SolStar has created a solar panel rating system designed to increase the number of quality solar panels reaching market, to raise awareness about solar power in Burkina Faso and the African continent as a alternative energy solution, and to ultimately improve access to electricity. We offer a series of tests that certifies the quality of a solar panel. This certification carries with it the credibility and trust associated with well-known universities, Penn State and 2iE. In addition, we conduct training sessions with retailers to improve solar panel sales in the region. This venture is still in the early-stage validation stage!
Our venture was created to educate, recognize, and connect both families and the aiding organizations with one another around disabilities. We are mapping out the ecosystem of NGOs and local volunteers working within the scope of disabilities in Sierra Leone. Families and community members will be educated by the figureheads they trust most: their health care workers. Giving a name to the disability allows the unknown to be known to increase understanding and awareness around these issues. In addition, their quality of life is greatly improved by showing them that these issues can be made easier to manage with a few actionable techniques. We are creating a training module on Disabilities for the National Community Health Workers of Sierra Leone, not just a company. Instead of founding another NGO we are currently working with NGOs across the country to develop a process that will be distributed widely. A beta version of our application is currently underdevelopment by our in-house team. We are currently in talks with World Hope International and a few other non-profits organizations that operate in Sierra Leone and have a history of funding initiatives similar to ours.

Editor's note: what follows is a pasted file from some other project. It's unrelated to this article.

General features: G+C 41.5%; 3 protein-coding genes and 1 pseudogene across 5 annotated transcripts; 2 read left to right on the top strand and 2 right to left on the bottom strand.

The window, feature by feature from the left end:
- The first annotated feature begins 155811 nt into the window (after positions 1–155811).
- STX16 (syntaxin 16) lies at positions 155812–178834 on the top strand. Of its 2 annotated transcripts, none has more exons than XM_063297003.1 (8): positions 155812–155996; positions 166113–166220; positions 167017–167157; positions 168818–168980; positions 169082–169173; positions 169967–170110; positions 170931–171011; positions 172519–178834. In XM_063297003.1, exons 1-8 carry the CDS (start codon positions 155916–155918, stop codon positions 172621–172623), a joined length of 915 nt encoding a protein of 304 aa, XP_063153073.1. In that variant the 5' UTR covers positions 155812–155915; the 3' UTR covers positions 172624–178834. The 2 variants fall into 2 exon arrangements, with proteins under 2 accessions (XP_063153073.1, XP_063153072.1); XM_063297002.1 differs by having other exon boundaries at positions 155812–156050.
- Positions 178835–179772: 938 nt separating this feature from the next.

3D Prosthetics: Printing Hands for Amputees
The burden of disability is felt strongest in developing countries, where access to services and rehabilitative devices is limited, particularly in rural areas. In regions where manual labor is the basis for economic productivity, amputations can have debilitating effects at the individual and family levels. While some in developing countries may gain access to a prosthetic device donated from a developed country, these are not well suited for the terrain and everyday lives of a user in developing countries. Therefore, can a device be designed specifically for this context and the particular needs of the developing world user? What are the challenges and opportunities? Is 3D printing the answer?
The 3DP venture seeks to address these questions through four targeted areas: (1) An analysis of the upper-limb prosthetic devices currently designed for the developing world context. (2) An exploration of manufacturing methods to determine the ideal method for a prosthetic hand, such as e-NABLE’s Raptor Reloaded. (3) An assessment of the range of tasks that can be successfully accomplished using the Raptor Reloaded. Would these address the likely needs of developing world users? (4) An overview of the community of organizations, clinics, and hospitals working in Zambia to provide prosthetic services. If a prosthetic device is available, how does an organization actually get it to the end user?
While 3D printing is a promising manufacturing method that enables customization, printing times are significant, creating a problem for amputees that must travel long distances. Incorporating injection molding may increase speed while maintaining some of the benefits of 3D printing. Although the current design of the Raptor Reloaded has limited functionality, key design alterations may increase its applicability. Finally, significant challenges preventing widespread access to services lie not with the device, but with the system–the lack of trained prosthetists and difficulties accessing rural amputees. As such, what are the opportunities available to overcome these key bottlenecks in the distribution chain?